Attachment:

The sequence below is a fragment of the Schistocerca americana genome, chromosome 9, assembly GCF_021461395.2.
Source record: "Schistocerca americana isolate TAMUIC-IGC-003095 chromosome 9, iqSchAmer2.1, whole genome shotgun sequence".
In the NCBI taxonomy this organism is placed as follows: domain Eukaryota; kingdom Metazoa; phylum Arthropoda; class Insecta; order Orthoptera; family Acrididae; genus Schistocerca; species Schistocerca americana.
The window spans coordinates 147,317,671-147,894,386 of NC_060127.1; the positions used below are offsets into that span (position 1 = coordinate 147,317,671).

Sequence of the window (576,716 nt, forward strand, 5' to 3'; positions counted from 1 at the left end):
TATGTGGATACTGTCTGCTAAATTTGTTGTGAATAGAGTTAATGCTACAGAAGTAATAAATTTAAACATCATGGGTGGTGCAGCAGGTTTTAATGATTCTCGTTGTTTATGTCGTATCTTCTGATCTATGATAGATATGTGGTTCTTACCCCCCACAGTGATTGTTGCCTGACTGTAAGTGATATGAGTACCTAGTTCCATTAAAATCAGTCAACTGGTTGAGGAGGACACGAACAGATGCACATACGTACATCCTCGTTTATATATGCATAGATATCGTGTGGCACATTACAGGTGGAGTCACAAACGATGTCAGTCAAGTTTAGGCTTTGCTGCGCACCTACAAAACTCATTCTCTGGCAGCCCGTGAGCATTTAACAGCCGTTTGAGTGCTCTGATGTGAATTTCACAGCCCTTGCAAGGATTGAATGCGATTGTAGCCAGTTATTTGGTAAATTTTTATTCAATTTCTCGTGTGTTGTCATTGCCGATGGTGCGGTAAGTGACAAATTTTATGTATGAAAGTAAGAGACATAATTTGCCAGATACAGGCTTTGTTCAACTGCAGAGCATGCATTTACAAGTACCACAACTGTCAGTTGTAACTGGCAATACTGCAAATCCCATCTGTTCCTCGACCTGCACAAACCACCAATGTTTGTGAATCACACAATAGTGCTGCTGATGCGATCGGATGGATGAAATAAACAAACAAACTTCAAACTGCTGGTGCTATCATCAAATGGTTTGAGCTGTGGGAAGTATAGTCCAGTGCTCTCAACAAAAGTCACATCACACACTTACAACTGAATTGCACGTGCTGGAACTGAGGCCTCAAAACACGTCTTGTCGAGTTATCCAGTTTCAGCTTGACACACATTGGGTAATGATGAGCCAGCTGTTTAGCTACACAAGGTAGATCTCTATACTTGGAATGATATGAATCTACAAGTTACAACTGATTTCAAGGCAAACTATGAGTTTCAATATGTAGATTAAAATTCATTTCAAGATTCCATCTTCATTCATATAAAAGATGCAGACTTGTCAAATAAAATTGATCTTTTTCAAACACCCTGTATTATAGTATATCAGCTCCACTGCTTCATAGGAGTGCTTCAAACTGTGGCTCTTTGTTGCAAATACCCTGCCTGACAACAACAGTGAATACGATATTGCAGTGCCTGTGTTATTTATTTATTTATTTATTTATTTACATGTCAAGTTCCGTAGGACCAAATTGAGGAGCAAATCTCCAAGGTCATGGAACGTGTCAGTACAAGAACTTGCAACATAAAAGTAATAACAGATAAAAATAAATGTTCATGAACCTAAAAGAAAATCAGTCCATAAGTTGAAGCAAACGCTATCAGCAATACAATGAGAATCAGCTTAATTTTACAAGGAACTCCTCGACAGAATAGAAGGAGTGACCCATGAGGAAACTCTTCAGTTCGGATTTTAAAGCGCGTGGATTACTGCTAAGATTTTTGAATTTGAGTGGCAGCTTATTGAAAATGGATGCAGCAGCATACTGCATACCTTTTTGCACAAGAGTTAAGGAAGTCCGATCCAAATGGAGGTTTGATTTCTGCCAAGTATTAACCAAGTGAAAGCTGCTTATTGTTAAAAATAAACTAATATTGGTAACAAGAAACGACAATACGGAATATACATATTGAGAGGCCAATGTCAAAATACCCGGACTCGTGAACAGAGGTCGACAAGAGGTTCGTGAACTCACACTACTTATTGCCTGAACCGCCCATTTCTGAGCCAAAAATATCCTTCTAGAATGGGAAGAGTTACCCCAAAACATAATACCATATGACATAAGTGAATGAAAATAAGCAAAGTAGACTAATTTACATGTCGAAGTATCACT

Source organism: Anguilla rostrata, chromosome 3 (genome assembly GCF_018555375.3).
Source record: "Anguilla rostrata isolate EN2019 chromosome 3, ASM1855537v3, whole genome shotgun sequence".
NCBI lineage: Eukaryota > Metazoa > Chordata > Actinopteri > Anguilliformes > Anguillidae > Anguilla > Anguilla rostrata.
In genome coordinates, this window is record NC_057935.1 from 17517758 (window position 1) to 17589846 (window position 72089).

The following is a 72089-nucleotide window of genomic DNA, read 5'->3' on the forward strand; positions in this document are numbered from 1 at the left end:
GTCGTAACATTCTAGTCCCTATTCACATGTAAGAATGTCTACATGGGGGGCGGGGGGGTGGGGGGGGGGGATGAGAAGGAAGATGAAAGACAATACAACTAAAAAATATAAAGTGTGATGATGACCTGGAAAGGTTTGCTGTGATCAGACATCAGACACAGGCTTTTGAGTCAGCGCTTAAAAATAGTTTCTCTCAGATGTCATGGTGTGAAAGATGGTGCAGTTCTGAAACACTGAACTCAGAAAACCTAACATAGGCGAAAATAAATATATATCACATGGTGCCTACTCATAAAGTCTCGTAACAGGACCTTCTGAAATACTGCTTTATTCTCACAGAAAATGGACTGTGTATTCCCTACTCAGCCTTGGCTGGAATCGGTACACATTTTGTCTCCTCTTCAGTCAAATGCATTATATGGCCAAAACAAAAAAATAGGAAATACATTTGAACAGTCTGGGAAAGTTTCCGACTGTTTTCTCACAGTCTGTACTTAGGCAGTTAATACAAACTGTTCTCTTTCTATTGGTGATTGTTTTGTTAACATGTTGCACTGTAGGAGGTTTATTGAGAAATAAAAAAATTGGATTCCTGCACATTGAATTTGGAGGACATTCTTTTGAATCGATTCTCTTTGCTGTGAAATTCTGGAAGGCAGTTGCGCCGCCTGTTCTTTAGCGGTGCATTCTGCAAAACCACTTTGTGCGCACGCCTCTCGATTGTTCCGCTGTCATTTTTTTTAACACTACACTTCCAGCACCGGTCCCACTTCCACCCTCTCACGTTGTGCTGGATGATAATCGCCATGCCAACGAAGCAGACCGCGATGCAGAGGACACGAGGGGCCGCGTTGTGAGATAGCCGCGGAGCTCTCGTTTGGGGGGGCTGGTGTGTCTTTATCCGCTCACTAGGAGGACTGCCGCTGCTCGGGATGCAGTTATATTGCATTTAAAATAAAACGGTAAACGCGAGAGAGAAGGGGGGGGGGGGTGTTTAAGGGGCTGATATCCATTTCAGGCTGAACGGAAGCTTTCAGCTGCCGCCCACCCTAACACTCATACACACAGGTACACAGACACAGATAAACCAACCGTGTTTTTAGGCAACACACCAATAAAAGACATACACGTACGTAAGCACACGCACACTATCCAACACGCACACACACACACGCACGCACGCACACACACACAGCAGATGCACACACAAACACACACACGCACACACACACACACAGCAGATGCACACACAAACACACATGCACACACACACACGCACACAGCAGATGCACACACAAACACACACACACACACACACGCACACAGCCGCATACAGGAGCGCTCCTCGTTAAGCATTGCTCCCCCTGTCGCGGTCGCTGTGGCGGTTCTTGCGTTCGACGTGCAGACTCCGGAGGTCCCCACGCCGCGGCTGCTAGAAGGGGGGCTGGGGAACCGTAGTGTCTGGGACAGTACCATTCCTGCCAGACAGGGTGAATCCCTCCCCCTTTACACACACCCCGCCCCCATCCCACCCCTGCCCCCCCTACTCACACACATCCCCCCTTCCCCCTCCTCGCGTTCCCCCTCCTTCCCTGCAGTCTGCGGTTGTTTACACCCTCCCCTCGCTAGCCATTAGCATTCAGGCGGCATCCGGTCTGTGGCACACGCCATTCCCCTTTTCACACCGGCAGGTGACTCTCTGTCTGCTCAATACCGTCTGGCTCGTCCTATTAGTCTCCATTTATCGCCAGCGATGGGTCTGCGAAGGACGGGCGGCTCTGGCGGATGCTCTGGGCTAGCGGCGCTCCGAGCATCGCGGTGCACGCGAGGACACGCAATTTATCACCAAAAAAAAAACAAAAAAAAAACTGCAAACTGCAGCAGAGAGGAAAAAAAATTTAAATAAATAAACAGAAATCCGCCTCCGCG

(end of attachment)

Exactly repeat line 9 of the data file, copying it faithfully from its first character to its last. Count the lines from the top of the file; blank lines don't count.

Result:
NCBI lineage: Eukaryota > Metazoa > Chordata > Actinopteri > Anguilliformes > Anguillidae > Anguilla > Anguilla rostrata.